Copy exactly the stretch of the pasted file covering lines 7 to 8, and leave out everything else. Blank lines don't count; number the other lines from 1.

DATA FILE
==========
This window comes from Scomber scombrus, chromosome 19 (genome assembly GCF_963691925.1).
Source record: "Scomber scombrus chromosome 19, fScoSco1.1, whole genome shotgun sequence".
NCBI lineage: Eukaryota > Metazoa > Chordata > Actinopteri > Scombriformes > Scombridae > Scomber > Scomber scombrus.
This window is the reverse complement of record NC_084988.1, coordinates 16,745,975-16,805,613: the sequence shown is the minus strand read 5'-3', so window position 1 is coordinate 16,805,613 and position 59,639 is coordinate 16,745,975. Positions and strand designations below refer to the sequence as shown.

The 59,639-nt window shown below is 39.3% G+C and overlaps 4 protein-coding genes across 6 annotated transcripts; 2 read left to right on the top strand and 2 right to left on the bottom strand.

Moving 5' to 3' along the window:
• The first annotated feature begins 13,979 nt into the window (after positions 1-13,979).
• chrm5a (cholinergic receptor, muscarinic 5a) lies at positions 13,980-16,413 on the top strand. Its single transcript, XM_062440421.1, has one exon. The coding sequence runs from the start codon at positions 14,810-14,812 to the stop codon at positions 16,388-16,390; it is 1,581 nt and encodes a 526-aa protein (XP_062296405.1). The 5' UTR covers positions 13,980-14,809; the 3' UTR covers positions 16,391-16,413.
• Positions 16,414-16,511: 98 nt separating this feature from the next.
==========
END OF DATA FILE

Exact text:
• The first annotated feature begins 13,979 nt into the window (after positions 1-13,979).
• chrm5a (cholinergic receptor, muscarinic 5a) lies at positions 13,980-16,413 on the top strand. Its single transcript, XM_062440421.1, has one exon. The coding sequence runs from the start codon at positions 14,810-14,812 to the stop codon at positions 16,388-16,390; it is 1,581 nt and encodes a 526-aa protein (XP_062296405.1). The 5' UTR covers positions 13,980-14,809; the 3' UTR covers positions 16,391-16,413.